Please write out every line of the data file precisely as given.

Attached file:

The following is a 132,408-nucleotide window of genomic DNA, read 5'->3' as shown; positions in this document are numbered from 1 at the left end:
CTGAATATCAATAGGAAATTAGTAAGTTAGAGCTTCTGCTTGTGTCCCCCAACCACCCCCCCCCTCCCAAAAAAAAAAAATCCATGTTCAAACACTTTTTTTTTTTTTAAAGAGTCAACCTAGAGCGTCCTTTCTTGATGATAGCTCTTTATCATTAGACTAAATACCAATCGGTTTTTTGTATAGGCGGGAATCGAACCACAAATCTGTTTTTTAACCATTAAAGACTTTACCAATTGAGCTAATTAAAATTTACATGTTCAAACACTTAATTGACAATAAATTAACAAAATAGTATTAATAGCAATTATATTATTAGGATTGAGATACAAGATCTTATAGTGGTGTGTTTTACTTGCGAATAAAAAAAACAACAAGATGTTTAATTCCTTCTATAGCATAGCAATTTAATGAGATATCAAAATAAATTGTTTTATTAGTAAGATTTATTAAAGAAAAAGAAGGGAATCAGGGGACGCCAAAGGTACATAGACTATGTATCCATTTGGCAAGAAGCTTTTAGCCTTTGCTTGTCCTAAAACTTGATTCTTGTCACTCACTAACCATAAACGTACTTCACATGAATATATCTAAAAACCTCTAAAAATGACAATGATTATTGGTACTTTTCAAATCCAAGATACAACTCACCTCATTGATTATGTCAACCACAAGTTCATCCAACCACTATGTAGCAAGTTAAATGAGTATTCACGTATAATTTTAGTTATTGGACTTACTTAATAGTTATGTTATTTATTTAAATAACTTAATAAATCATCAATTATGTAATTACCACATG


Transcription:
The following is a 132,408-nucleotide window of genomic DNA, read 5'->3' as shown; positions in this document are numbered from 1 at the left end:
CTGAATATCAATAGGAAATTAGTAAGTTAGAGCTTCTGCTTGTGTCCCCCAACCACCCCCCCCCTCCCAAAAAAAAAAAATCCATGTTCAAACACTTTTTTTTTTTTTAAAGAGTCAACCTAGAGCGTCCTTTCTTGATGATAGCTCTTTATCATTAGACTAAATACCAATCGGTTTTTTGTATAGGCGGGAATCGAACCACAAATCTGTTTTTTAACCATTAAAGACTTTACCAATTGAGCTAATTAAAATTTACATGTTCAAACACTTAATTGACAATAAATTAACAAAATAGTATTAATAGCAATTATATTATTAGGATTGAGATACAAGATCTTATAGTGGTGTGTTTTACTTGCGAATAAAAAAAACAACAAGATGTTTAATTCCTTCTATAGCATAGCAATTTAATGAGATATCAAAATAAATTGTTTTATTAGTAAGATTTATTAAAGAAAAAGAAGGGAATCAGGGGACGCCAAAGGTACATAGACTATGTATCCATTTGGCAAGAAGCTTTTAGCCTTTGCTTGTCCTAAAACTTGATTCTTGTCACTCACTAACCATAAACGTACTTCACATGAATATATCTAAAAACCTCTAAAAATGACAATGATTATTGGTACTTTTCAAATCCAAGATACAACTCACCTCATTGATTATGTCAACCACAAGTTCATCCAACCACTATGTAGCAAGTTAAATGAGTATTCACGTATAATTTTAGTTATTGGACTTACTTAATAGTTATGTTATTTATTTAAATAACTTAATAAATCATCAATTATGTAATTACCACATG